Kentucky Tourism


A Printmaking exhibit at the Center and demonstrating artists painter John Lackey, potter Kristal Gilkey and Ri

Currently the Center's retail spaces are closed to the public due to Covid-19.
We will announce any changes to this here.

When open, all exhibits and events are open to the public and free of charge. Check out our Facebook page for up-to-date news and to experience the creative side of KY! 

If you have any questions about the schedule or a specific event, please contact us.




Continuing Now

This exhibit showcases the large format paintings of Bob Leo Jones of Louisville. 

Jones is an abstract artist working in acrylics on large-scale canvas and Masonite. He started creating large-scale paintings in 2015, and his works are free flowing rather than linear. When working on canvas, Jones builds up layers of color with a palate knife. This method of layering allows for a longer drying time, which in turn allows the artist to think about how the painting is progressing.

Jones states, "I am an abstract artist and I have found that my vision is often better realized in a larger format. I layer the paint to build depth and distance into the work."

His painting “We Are Not Going Back the Way We Came" is based on the idea that there is always a way forward that guarantees something new. In the work “Cattails”, Jones’ love for low-lying water can be seen. The natural ponds and creeks of central Kentucky as well as the estuaries of the intercoastal and the mangroves of Florida influence his work. 

Reveal exhibits are a regular part of the center’s exhibition schedule through an annual statewide call-to-artists and provides an exhibition opportunity for 2-D artists whose large works cannot be accommodated within the center’s regular retail spaces.

Nine Kentucky Sculptors


"White Feather" by Gary DuBois

The Kentucky Artisan Center announces a new exhibit titled “Cut in Stone” featuring the work of nine Kentucky sculptors in the Center’s main gallery.

Sculpted and cut from a variety of materials including alabaster, marble, soapstone and limestone, these works range from tiny animals carved in translucent alabaster to large abstractions in marble. 

Sculpting in stone is a reductive process – the taking away of material to reveal the shape and imagery within. All nine of these artists eventually became enamored by the color, texture and hidden mystery of stone.  

Initially sculpting in wood Don Lawler became frustrated by the limitations of the material. He turned to stone because, “Wood sculpture placed outdoors soon deteriorates and I didn’t like the limitation that wood could only be placed in interior settings.”

After working in metal for 10 years, Julie Warren Conn tired of welding. Picking up a piece of Tennessee Coral Rouge Marble, she was soon hooked on the beauty of the material. Her figurative works “Maternity” and “”Sea Birds” illustrate her back-to-back method that showcases two separate views in one sculpture.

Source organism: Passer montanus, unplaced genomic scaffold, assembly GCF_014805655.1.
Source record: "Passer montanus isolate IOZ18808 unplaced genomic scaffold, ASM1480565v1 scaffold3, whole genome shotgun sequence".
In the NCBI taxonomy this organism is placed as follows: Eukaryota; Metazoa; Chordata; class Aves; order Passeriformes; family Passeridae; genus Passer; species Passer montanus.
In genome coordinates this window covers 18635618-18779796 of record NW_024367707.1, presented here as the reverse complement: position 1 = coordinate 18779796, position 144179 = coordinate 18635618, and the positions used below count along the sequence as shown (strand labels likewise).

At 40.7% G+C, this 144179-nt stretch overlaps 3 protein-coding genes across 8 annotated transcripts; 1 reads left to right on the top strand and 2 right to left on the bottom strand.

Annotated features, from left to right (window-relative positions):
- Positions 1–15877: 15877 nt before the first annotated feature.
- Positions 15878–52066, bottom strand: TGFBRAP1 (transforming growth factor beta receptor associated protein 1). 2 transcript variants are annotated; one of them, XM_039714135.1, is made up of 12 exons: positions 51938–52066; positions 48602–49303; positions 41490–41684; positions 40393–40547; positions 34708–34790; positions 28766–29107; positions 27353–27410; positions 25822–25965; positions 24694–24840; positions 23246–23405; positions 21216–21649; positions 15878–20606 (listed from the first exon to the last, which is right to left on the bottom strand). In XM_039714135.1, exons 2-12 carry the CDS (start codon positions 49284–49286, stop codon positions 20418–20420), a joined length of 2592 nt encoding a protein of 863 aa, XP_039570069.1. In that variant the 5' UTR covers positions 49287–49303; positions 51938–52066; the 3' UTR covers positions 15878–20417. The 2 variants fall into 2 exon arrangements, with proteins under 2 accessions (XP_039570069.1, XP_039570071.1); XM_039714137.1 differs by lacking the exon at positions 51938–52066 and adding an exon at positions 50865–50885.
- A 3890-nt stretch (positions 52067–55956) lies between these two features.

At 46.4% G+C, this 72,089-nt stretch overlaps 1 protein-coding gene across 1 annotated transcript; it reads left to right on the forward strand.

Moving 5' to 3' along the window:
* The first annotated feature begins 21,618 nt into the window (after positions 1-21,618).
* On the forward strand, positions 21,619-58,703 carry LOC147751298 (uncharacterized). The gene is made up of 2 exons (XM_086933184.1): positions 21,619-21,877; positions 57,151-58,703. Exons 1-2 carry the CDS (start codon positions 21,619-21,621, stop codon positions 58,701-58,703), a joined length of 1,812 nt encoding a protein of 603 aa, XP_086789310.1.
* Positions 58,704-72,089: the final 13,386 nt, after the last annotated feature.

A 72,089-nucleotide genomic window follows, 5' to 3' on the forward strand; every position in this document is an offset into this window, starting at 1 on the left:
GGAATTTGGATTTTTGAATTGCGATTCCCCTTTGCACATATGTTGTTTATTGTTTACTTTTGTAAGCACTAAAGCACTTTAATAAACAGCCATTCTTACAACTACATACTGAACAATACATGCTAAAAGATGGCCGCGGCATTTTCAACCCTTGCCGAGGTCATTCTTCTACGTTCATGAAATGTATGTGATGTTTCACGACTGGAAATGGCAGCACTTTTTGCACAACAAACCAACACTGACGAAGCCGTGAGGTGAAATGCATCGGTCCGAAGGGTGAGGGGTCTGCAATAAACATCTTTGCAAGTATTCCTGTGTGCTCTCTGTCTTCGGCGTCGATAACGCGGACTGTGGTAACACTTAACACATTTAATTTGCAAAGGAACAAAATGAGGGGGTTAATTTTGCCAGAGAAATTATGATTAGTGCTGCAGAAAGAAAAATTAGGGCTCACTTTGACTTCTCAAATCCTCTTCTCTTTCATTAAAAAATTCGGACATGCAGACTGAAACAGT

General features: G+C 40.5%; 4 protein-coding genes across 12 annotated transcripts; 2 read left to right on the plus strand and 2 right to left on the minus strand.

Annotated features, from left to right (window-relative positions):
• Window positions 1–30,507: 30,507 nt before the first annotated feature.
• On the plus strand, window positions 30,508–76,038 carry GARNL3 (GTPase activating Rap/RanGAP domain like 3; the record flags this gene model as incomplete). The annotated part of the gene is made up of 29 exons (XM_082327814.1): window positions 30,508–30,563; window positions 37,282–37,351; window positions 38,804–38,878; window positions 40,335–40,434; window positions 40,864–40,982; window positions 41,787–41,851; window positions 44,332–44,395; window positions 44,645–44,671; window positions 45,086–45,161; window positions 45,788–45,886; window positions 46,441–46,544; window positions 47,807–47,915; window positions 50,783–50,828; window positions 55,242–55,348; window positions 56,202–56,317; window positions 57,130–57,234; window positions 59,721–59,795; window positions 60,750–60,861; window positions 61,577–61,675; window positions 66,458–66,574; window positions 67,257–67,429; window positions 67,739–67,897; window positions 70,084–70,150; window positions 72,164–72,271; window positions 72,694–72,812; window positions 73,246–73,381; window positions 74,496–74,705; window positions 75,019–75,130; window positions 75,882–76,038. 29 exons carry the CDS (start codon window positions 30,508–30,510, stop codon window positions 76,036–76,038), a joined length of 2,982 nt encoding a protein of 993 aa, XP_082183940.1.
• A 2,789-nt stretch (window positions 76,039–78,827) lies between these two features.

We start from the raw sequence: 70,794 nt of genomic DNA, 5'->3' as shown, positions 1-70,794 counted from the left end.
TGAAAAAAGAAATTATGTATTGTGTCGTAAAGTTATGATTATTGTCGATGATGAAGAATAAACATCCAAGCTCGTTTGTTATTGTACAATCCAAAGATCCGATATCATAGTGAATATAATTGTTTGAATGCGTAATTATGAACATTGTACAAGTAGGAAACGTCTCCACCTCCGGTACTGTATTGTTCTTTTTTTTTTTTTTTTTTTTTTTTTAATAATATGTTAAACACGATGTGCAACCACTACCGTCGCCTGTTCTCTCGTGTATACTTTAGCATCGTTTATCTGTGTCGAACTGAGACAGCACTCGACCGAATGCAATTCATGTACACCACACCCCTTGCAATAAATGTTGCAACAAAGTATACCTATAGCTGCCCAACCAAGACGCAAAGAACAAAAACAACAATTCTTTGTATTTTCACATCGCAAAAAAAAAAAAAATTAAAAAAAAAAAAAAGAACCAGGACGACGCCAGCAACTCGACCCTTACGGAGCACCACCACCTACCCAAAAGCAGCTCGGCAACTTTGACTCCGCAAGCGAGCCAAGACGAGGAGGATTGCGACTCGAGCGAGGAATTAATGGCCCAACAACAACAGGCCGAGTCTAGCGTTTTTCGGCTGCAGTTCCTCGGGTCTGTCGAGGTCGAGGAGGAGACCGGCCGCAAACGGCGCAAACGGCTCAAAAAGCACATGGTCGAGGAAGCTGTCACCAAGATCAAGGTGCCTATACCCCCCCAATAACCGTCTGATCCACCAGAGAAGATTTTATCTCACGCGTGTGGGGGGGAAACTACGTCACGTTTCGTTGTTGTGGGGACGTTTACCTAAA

"Maternity" by Julie Warren Conn

Albert Nelson, of Louisville describes working with stone in this way. “I love everything about stone, limestone in particular. Each piece is cut from the earth and has been waiting for my hands for 350 million years.”

Sculptures in this exhibit have been created using both large industrial tools and small hand-held tools. Larger works require large stones delivered by semi-trucks, with cranes and forklifts to handle them.  One such work is “Mishima” by Julie Warren Conn, a 50-inch tall column of Vermont Marble carved into stacked shapes that resemble an abstract warrior. 

Smaller work such as “”Peace” by Joseph Farmer and Jimmie Pennington’s simple animals are carved entirely with hand tools. Pennington sometimes finish sands his work with Emory boards, while artist Gary Dubois uses re-purposed stone counter top scraps to create new beauty from what was broken and rejected. His carved feathers appear soft and yet they are made of stone.  

Each of these artists have a unique style and way of working. Mike McCarthy’s work titled, “Society’s Decline” is both realistic and visceral, with the mask-like translucent alabaster face half gone. Karen Terhune’s sculptures are more organic and her free form carvings create a feeling of movement.

All of these artists are passionate about their material, seeing the act of creating as both exhilarating and necessary. Mike McCarthy states, “When I have to go out of town and don’t carve – my day is incomplete.”

Kentucky sculptors in this exhibit are: Julie Warren Conn, Lexington; Gary Dubois, Berea; William M. Duffy, Louisville; Joseph Farmer, Richmond; Don Lawler, Stephensport; Mike McCarthy, Louisville; Albert Nelson, Louisville; Jimmy Pennington, Flat Gap, and Karen Terhune, Shepherdsville, KY.

If you have any questions about the schedule or a specific event, please contact us.

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